If you don’t pay income tax, you won’t be eligible to use the federal tax credit to offset the purchase of a residential or commercial solar panel system. The ITC is available to taxpayers who buy solar panels for their homes or businesses, whether through cash upfront, or a loan or a line of credit. Because the solar tax credit is intended to help with the purchase of solar panel systems, anyone who installs a system through a solar lease or Power Purchase Agreement cannot claim the tax credit (because in these arrangements, a leasing company owns the system, not you).

As with most super-appealing incentives, the ITC represents a limited-time offer. The deadline for taking advantage of the 30% tax credit, which was originally set to expire at the close of 2016, has been extended to December 2019. Although, in 2020 the credit will be reduced to 26% and will drop further to 22% in 2021. After that, the ITC will fall to zero for residential solar buyers; commercial solar projects will still get a 10% credit.

 

How do I Apply for the Investment Tax Credit for a Solar Panel Purchase?

If you qualify for the ITC, use IRS Form 5695 to claim the credit. You can pick up the form at your local post office, library, or tax center. Or, download it here.

Talk with your accountant or tax professional if you have questions about your eligibility and claim for the ITC.

 

Are State Incentives Available to San Diego Residents Who Purchase Solar Panels?

The good news for solar power enthusiasts is that the landmark California Solar Initiative (CSI), implemented in 2007 to incentivize residential and commercial solar power in the state, reached its goal of generating 2,000 megawatts of solar power two years earlier than anticipated. Unfortunately, reaching that goal closed the incentive program early, as well. Likewise, incentives from the California Emerging Renewables Program and Self-Generation Program have been depleted.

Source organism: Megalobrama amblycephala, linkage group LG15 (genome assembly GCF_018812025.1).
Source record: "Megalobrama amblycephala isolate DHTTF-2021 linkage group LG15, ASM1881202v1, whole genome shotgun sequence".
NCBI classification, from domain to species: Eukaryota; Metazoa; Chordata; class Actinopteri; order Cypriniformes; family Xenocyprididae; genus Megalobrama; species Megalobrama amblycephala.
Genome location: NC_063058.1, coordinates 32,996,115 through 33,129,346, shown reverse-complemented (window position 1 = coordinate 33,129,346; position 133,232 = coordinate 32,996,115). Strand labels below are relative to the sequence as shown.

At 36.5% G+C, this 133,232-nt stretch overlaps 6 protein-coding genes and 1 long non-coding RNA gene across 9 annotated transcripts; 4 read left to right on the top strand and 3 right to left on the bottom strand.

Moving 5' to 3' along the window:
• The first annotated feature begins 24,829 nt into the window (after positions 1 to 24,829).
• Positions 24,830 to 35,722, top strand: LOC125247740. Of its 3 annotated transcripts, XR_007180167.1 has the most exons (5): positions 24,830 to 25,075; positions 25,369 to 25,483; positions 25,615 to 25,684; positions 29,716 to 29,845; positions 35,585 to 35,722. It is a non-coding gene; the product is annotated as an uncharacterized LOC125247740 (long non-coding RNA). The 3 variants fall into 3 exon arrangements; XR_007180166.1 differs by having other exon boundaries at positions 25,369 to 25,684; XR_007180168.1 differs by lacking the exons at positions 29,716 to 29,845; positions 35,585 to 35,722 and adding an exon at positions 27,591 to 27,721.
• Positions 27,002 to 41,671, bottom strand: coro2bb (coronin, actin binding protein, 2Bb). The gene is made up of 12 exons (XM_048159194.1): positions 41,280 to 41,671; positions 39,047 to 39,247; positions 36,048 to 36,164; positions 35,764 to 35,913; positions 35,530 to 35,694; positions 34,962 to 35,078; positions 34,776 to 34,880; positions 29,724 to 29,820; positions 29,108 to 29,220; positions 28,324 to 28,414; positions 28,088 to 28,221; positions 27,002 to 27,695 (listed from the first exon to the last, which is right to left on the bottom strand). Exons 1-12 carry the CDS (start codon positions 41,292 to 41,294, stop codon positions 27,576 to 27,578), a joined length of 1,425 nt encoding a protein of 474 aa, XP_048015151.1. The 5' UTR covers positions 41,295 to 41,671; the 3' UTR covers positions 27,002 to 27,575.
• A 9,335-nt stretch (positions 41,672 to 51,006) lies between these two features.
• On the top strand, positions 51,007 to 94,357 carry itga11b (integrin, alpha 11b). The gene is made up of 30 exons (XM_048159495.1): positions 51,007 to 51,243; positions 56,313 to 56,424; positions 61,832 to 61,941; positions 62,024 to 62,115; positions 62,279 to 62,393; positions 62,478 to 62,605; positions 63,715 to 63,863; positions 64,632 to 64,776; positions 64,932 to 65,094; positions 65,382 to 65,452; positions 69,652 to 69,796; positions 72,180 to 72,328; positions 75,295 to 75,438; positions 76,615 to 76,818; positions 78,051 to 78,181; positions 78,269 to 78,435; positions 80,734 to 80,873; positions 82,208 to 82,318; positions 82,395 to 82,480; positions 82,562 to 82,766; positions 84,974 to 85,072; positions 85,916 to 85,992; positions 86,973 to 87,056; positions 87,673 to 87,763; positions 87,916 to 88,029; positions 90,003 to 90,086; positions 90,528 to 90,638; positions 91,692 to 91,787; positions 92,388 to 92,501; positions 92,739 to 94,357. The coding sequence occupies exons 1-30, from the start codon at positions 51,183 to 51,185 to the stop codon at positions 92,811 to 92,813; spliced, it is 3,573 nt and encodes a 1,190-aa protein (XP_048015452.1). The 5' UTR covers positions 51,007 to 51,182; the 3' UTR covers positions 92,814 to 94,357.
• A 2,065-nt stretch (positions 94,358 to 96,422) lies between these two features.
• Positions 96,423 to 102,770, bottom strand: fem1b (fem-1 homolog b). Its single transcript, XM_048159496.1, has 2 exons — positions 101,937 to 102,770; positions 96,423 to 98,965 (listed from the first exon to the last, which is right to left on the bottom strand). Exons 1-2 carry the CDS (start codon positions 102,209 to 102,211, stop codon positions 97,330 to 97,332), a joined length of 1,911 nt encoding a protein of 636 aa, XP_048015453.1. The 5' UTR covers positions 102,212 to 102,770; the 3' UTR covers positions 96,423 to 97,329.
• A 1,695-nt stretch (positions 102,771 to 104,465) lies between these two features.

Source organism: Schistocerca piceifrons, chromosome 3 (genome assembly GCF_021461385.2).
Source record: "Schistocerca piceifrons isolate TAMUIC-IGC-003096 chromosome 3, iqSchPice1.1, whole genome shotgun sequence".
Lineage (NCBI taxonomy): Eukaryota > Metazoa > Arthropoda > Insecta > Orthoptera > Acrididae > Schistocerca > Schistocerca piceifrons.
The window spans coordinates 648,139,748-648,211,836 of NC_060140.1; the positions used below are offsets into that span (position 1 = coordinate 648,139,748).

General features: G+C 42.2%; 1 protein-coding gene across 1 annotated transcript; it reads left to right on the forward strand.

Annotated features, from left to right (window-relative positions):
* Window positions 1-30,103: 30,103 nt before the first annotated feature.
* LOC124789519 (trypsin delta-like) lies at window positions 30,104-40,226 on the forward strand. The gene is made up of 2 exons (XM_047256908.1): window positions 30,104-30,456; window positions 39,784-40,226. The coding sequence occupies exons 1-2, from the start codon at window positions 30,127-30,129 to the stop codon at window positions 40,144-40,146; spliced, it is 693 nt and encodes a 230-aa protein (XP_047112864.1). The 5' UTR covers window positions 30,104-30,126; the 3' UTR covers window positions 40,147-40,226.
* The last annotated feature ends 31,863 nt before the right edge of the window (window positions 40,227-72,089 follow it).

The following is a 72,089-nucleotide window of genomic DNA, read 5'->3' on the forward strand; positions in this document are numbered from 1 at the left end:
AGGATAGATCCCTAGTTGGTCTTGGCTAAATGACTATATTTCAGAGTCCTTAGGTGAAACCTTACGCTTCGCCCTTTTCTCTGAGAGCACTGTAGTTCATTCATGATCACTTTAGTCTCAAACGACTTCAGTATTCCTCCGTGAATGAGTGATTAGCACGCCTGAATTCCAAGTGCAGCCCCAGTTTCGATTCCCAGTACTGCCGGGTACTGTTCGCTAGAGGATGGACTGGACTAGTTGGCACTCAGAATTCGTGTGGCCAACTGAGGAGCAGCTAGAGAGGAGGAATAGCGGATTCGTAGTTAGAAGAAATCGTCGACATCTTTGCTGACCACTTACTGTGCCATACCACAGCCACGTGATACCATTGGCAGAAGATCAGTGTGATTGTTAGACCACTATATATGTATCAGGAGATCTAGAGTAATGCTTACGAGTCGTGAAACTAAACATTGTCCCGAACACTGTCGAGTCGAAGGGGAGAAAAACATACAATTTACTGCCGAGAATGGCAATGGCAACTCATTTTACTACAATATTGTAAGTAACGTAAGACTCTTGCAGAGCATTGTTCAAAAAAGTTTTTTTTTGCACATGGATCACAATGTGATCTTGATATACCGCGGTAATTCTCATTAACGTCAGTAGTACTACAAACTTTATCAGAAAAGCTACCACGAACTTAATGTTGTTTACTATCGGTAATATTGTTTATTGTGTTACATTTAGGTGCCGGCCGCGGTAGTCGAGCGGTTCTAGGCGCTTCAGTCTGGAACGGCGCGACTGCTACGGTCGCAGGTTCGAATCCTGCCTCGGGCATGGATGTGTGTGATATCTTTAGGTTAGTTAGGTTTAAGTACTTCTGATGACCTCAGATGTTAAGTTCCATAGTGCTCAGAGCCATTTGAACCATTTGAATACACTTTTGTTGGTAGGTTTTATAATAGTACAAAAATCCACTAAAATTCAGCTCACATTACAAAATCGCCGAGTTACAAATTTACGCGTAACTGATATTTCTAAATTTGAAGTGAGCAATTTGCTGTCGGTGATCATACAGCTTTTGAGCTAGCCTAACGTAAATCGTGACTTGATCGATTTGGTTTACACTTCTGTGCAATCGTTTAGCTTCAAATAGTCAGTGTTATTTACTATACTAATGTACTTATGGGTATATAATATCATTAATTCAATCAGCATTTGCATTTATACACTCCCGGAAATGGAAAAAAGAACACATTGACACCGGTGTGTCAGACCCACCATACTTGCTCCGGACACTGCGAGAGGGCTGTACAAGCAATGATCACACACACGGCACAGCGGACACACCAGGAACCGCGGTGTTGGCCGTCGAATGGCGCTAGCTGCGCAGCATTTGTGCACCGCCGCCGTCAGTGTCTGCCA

The falling price of solar panel systems has led to the current thinking that state and local incentives are no longer necessary to stimulate solar power adoption in California homes. Commercial customers of San Diego Gas & Electric may still qualify for cash-back incentives under CSI. SDG&E residential and commercial customers who install new solar water heating systems might also qualify for rebates under the CSI-Thermal Program.

Every little bit can help in going solar. San Diego County’s Green Building Incentive Program will waive the building permit and other fees for qualified residents who install solar panel systems. The savings reportedly amount to about $500.

Want to learn more about choosing solar power for your energy needs? We’ll take you through the buying process step by step. Fill out this form to download Baker Electric Solars free ebook, “A Buyer’s Guide to Going Solar.”